AMIA and Boston Light & Sound, in Partnership with The Film Foundation, Host 35mm Projection Workshop
Industry Experts Lead Three Days of 35mm Film Projection Training
The Association of Moving Image Archivists (AMIA) and Boston Light & Sound, in partnership with Martin Scorsese’s non-profit organization The Film Foundation, will host a three-day, intermediate-level film projection workshop offering expert-led training in the proper handling and presentation of 35mm film in theaters. The hands-on, educational event takes place October 30 – November 1 at Boston Light & Sound in Boston.
Areas of instruction, intended for professional projectionists and other specialists responsible for film prints, include the handling of 35mm reels, working with lending institutions, and the technical skills needed for projection and maintenance. Instructors include experts in archival projection, as well as specialists from Boston Light & Sound and AMIA. Also contributing to the program are WB Distribution, the Coolidge Corner Foundation, and filmmaker Peter Flynn.
Over the past decade more than 90% of cinemas have migrated exhibition to solely digital projection, raising concerns that professional expertise in projecting 35mm is rapidly declining. Prints are difficult to obtain and expensive to replace, and require special knowledge and skills to project. Keeping movie projection at a high level of exhibition is important for preserving both access to, and the physical safety of, archival and rare films, which ultimately benefits audiences. AMIA’s projection workshops are designed to address these challenges, and encourage best practices for film projection through instruction, education, and support, as well as building a collaborative community of film handlers.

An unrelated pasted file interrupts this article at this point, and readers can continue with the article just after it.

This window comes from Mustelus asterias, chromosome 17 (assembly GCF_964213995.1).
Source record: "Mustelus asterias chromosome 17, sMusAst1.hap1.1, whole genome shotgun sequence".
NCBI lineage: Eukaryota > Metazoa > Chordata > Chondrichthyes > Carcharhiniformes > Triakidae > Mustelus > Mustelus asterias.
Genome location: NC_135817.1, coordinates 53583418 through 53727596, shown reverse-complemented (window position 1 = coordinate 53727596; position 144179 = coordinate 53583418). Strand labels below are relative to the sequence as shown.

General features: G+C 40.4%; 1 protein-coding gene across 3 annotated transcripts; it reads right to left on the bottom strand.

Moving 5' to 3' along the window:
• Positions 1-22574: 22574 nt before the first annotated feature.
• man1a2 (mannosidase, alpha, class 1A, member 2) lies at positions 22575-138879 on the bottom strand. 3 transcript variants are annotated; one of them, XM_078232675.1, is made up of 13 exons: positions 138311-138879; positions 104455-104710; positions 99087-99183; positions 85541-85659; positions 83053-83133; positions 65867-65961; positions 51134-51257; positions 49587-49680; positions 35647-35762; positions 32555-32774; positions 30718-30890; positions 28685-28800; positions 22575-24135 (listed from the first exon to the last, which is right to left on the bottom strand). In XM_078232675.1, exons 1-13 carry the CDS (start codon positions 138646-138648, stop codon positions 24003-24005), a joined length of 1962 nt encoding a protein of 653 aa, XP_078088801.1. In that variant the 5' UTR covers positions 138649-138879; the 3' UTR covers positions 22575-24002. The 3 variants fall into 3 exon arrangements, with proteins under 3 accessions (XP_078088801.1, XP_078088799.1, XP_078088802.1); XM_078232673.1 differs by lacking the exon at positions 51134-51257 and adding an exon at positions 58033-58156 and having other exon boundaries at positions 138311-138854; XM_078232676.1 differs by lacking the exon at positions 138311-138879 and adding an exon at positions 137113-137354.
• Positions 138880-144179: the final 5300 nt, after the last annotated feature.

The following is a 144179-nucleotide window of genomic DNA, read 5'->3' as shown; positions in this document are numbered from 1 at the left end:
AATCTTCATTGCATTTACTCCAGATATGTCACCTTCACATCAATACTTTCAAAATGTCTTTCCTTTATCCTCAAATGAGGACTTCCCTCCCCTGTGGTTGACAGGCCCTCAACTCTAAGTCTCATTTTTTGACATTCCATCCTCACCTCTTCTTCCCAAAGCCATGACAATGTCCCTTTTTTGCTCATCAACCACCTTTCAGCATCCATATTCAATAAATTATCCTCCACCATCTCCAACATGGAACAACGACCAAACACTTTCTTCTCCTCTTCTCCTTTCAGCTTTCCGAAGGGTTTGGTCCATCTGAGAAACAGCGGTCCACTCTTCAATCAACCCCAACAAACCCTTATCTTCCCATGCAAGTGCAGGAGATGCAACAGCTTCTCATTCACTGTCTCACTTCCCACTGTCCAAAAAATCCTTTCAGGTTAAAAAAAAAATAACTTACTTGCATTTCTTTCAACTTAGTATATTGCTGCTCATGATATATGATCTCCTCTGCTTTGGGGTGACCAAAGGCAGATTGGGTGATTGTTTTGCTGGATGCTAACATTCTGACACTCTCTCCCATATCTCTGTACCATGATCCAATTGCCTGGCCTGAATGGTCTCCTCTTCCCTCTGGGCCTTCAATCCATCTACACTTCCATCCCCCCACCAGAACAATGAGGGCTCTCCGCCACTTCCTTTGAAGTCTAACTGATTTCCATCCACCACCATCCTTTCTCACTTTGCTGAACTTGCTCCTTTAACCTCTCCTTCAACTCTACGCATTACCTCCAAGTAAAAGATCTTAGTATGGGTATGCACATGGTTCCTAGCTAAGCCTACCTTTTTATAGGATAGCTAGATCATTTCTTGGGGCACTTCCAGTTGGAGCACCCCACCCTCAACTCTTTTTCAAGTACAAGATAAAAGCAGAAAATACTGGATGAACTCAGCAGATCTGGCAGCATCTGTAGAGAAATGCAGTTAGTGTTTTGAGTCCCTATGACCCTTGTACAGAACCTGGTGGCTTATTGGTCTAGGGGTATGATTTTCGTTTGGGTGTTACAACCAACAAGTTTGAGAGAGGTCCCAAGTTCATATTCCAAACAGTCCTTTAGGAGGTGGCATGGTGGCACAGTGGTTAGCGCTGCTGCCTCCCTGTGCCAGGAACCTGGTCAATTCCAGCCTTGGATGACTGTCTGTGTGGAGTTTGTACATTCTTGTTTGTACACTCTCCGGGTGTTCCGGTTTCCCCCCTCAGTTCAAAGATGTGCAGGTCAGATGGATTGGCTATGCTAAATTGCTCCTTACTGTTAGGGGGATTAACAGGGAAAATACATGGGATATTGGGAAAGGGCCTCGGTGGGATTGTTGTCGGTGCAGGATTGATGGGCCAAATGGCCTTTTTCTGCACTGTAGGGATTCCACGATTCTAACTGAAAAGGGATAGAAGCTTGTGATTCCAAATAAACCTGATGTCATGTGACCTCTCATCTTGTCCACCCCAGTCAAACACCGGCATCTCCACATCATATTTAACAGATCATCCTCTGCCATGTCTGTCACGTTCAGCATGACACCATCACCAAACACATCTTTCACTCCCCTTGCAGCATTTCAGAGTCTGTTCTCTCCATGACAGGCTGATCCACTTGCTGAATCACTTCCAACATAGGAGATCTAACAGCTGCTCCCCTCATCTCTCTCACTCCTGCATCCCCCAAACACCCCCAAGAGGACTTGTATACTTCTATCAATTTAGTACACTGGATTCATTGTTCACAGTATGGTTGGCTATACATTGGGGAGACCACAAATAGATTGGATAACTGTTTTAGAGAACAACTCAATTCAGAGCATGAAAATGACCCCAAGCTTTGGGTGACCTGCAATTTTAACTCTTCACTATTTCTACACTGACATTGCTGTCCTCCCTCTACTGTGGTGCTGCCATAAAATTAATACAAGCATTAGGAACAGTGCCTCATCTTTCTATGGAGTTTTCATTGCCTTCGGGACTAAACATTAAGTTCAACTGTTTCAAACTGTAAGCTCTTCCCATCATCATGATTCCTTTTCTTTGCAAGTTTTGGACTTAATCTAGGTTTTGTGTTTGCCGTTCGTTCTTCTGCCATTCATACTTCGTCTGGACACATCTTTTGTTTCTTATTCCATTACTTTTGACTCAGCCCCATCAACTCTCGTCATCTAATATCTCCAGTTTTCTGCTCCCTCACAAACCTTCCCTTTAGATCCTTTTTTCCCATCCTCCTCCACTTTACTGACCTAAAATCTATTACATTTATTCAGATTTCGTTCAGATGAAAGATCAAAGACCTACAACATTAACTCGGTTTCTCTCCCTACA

“The need for projectionists with the knowledge and experience to appropriately project 35mm prints has only deepened as the commercial market has moved toward digital,” said AMIA President Andrea Kalas. “The education we provide with our outstanding partners will ensure that audiences can continue to enjoy films, whether blockbusters or rarities, in their original format and that film prints will be returned to their archives undamaged.”
Margaret Bodde, executive director of The Film Foundation, added, “There is nothing quite like seeing a film projected on the big screen in its original format. The Film Foundation is committed to ensuring the continued availability of film prints, so it is extremely important that individuals are trained in the proper handling of 35mm archival and restored prints so that film projection does not become a dying art. In the past, projectionists learned from experienced mentors. This workshop provides training and support for this vital community.”
Participants of the Projection Workshop will receive certificates of completion from AMIA. Last year’s event sold out and drew accolades from attendees. In the coming year, AMIA plans to offer additional workshops with related content for both beginner and expert audiences.
“As time goes by, our precious film heritage is becoming more and more fragile, and new prints of older features are becoming more expensive and less available,” said Chapin Cutler, co-founder of Boston Light & Sound. “But archival prints that date back to original release dates continue to be viable and shown to audiences around the world. Proper film projector maintenance, alignment and hygiene is important to protect these precious materials. So, too, is presentation quality. Both go hand in hand. Passing on our understanding of how to maintain the best practices in film projection in is an important mission for Boston Light & Sound. We are proud to support AMIA along with our partners at Alamo Drafthouse by helping to develop and provide these workshops.”
The fee for workshop participants is $350, and attendance is limited to 12 participants. For more information, and to register, visit http://www.projectionworkshop.com/.